Abstract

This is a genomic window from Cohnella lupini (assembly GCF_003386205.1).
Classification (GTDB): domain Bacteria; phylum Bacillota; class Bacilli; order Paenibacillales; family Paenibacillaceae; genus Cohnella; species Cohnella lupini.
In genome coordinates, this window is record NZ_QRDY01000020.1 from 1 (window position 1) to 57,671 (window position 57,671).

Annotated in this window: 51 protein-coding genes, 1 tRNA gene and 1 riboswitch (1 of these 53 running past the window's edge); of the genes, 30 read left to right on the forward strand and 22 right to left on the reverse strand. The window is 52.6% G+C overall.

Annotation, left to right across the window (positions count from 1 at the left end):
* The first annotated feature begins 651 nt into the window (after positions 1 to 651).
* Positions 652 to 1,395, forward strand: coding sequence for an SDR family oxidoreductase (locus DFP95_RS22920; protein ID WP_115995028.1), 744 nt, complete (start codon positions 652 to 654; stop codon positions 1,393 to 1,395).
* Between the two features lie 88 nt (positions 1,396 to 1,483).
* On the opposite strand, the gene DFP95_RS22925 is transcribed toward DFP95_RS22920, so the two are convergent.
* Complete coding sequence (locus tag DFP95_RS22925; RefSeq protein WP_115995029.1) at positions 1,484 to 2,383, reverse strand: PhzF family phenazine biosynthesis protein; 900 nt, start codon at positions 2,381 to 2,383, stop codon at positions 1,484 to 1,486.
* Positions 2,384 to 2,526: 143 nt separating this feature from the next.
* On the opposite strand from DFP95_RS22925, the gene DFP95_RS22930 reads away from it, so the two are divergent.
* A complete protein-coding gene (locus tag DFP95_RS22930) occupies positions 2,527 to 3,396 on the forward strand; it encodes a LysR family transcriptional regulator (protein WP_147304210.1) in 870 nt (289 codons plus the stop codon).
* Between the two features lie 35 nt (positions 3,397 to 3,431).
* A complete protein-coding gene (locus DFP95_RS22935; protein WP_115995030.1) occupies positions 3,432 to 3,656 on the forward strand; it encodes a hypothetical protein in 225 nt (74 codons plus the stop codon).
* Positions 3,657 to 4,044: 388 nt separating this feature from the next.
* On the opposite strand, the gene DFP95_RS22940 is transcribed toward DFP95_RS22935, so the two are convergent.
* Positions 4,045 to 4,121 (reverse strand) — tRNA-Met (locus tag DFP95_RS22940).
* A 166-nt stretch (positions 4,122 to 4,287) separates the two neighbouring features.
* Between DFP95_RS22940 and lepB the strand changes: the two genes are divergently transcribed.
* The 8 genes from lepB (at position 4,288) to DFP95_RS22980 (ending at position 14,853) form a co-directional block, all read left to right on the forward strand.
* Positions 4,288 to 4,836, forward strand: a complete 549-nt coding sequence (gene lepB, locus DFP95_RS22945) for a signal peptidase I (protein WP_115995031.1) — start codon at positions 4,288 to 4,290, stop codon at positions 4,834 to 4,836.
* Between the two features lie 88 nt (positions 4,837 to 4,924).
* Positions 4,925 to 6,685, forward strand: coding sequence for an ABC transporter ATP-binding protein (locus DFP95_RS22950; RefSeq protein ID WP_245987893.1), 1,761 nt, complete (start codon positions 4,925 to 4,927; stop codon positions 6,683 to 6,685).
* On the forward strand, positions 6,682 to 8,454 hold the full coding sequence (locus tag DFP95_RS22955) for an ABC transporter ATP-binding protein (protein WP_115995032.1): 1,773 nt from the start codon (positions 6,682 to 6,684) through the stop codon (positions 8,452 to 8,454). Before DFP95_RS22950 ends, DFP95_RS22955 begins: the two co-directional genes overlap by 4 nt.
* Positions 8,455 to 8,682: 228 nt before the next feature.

The past two decades have witnessed an explosion of DNA sequencing technologies that provide unprecedented insights into genome sequences—the blueprints of life on Earth. Although initially driven by biomedical research, this revolution offers exciting opportunities in Earth sciences. Analyzing genomes and other biomolecules (“omic” methods) within environmental samples provides new vistas of microbial geochemistry. However, the massive amount of data produced can be hard to decipher, and the resources and infrastructure to train and support geoscientists in omics approaches are lacking. This article summarizes some of the opportunities and challenges in the applications of omic approaches to geochemical problems.

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